And an important combination for the success of the civic scientist concept and for framing a new agenda will be the relationship of scientists and journalists. A recently completed one-year study on how the news media interact with and report on the scientific community confirms that the two groups, journalists and scientists, are Worlds Apart, the title the authors chose for their final report. I highly recommend the report to all of you and to all journalists who cover science issues.
The conclusion is that the public comes up short as a result of either no dialogue between scientists and journalists or a dialogue only in name where the two groups "talk past each other." The responsibility for this impasse probably rests equally with each group. I sense a desire on both sides to bridge this gulf. Working to improve this dialogue is yet another challenge for the science community.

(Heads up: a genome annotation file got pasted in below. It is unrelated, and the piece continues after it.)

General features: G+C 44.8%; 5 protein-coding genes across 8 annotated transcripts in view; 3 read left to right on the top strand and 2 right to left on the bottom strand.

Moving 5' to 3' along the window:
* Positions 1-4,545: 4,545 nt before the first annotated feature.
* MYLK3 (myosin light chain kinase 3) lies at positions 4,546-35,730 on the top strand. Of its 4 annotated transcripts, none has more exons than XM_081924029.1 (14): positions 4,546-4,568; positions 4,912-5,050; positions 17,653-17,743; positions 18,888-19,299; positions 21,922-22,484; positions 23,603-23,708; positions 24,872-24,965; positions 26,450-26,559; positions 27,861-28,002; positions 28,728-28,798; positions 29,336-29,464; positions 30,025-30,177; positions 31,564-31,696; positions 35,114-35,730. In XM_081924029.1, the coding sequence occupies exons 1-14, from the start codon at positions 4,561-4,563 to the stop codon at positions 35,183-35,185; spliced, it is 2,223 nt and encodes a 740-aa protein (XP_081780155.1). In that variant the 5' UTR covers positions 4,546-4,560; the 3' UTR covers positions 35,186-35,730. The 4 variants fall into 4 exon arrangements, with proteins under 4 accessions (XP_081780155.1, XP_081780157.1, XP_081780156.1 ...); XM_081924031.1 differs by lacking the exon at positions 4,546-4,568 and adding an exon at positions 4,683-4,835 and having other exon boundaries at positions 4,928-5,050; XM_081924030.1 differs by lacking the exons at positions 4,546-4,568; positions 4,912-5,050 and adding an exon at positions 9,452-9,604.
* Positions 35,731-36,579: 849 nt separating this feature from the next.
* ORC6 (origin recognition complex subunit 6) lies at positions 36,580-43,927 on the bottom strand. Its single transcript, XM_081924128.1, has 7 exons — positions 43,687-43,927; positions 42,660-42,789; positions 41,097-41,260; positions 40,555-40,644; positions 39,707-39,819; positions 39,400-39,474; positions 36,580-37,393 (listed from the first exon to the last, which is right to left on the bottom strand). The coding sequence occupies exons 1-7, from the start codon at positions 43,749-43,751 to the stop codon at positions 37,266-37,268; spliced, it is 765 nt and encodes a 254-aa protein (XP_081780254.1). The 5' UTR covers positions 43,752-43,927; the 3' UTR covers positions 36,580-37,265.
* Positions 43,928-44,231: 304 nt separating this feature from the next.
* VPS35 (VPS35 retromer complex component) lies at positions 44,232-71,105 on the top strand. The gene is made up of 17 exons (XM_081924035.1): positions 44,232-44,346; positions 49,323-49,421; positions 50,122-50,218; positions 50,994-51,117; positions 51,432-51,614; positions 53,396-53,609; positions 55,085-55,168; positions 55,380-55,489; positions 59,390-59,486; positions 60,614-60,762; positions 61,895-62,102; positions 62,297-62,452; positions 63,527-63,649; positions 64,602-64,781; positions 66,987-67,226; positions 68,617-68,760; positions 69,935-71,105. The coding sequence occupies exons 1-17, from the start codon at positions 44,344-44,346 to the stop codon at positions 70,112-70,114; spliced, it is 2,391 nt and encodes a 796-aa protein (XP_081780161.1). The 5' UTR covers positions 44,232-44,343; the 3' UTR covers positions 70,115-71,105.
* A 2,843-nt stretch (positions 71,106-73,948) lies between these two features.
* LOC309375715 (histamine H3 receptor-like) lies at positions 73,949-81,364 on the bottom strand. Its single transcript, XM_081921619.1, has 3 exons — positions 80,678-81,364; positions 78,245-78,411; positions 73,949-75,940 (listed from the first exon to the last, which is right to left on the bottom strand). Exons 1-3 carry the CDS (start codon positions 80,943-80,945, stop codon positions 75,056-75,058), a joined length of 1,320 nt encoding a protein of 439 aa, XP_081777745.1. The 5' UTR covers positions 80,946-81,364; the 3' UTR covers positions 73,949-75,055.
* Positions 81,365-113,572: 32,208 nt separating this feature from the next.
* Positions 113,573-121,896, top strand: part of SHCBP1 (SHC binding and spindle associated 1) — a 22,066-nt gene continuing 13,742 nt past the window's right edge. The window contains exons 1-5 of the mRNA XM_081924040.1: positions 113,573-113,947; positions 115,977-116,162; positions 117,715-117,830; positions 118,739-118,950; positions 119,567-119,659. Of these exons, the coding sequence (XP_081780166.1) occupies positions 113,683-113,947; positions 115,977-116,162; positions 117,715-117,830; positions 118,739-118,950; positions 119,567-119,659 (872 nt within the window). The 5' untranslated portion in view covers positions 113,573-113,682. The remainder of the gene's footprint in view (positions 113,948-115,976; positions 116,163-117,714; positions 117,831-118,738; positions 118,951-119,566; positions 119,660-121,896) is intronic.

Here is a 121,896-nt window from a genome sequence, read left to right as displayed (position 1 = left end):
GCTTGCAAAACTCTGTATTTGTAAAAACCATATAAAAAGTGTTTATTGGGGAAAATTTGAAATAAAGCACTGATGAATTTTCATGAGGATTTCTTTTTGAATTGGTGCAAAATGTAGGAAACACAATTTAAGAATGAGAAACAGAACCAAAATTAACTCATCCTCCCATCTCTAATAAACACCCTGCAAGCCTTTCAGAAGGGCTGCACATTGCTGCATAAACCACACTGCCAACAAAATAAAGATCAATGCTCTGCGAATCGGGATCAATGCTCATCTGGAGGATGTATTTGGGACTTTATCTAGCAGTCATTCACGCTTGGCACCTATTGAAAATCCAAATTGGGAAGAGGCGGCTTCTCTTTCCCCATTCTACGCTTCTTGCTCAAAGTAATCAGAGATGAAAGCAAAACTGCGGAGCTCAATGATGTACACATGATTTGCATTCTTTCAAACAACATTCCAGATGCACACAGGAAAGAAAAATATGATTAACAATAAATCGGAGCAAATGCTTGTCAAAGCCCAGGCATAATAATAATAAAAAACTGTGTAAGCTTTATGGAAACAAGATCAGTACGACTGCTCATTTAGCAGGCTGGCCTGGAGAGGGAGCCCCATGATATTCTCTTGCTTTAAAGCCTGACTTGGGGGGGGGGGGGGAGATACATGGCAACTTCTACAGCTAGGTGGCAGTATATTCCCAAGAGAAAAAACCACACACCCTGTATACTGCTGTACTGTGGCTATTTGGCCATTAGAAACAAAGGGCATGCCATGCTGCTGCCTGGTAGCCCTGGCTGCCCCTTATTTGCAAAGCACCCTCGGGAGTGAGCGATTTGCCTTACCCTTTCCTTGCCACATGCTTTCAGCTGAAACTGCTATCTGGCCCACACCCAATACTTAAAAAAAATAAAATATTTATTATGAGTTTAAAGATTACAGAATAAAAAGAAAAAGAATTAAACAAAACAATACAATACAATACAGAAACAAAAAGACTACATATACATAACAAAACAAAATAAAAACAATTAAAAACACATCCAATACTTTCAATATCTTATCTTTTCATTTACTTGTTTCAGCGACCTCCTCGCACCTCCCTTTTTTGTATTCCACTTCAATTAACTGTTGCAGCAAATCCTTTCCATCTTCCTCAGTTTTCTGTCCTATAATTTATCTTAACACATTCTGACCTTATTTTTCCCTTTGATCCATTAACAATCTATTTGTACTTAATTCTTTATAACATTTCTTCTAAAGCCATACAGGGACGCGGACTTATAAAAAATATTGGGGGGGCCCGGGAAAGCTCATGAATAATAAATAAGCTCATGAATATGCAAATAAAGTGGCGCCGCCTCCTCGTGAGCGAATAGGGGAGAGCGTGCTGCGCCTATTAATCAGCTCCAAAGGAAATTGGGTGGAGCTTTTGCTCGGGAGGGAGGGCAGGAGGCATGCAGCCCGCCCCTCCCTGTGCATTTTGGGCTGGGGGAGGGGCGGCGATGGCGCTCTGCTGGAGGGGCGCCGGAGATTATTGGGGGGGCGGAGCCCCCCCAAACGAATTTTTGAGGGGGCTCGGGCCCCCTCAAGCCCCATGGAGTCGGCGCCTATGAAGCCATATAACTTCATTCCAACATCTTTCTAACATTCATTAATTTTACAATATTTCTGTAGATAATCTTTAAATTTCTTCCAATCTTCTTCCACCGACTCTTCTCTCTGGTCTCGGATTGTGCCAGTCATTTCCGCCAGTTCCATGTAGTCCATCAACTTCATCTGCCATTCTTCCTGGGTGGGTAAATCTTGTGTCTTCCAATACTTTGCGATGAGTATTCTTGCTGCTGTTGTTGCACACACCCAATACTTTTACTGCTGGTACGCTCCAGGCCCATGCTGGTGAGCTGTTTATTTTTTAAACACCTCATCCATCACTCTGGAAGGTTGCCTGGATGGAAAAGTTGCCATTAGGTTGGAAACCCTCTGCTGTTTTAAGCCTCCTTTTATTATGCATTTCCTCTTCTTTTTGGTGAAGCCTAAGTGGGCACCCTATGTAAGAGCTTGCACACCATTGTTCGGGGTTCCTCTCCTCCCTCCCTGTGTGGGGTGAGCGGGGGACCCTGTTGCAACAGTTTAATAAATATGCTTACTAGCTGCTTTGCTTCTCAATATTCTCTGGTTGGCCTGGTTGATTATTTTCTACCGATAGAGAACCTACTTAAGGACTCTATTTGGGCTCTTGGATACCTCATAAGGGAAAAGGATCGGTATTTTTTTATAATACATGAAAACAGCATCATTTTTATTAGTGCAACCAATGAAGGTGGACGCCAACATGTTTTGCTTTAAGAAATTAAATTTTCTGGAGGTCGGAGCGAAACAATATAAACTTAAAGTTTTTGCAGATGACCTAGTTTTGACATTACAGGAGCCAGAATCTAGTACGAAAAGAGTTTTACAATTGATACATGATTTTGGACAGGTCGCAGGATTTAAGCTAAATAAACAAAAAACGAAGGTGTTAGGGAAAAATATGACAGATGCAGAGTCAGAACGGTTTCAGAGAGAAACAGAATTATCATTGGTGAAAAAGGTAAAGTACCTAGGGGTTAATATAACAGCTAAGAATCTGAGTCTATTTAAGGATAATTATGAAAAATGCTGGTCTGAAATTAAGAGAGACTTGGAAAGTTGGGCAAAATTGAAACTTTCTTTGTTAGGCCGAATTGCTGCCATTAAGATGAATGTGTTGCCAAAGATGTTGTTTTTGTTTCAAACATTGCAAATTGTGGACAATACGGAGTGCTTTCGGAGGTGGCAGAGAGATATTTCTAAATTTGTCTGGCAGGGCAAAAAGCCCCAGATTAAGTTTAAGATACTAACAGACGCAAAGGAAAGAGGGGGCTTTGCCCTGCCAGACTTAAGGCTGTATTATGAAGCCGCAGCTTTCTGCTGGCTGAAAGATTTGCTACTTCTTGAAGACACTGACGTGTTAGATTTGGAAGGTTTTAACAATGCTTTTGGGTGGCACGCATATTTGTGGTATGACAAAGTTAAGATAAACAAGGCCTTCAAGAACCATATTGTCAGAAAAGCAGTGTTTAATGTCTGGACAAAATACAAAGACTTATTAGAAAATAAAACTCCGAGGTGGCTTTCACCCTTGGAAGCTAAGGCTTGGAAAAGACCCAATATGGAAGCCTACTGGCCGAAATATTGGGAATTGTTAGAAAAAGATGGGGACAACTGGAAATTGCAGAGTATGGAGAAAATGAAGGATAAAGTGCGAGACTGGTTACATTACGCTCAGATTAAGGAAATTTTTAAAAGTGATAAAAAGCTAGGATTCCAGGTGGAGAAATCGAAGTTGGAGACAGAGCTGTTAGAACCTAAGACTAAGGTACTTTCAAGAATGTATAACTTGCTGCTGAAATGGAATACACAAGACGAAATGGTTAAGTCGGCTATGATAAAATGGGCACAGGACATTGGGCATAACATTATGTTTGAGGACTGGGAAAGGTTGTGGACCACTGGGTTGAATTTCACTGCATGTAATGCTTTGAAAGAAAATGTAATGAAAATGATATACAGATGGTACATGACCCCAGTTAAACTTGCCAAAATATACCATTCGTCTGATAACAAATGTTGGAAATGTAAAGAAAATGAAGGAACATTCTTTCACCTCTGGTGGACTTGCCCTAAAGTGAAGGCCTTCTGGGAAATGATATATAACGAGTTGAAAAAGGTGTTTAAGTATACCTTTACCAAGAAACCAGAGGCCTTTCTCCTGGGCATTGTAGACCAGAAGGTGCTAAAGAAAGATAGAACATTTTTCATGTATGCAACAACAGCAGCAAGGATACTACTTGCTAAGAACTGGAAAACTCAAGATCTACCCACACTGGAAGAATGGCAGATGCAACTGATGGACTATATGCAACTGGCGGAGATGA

An exciting and formidable time lies ahead for us. We have both national optimism and support for our task in moving America from a post-World War II agenda to a post-Cold War agenda in science. The outcome can be a more benevolent future for all citizens in all nations as we contemplate "those paths not taken."
I think we should count ourselves most fortunate for this window to create real change. We should be exhilarated and a little intimidated by the opportunity. We should use it wisely because much of the prosperity of America's future will depend on it.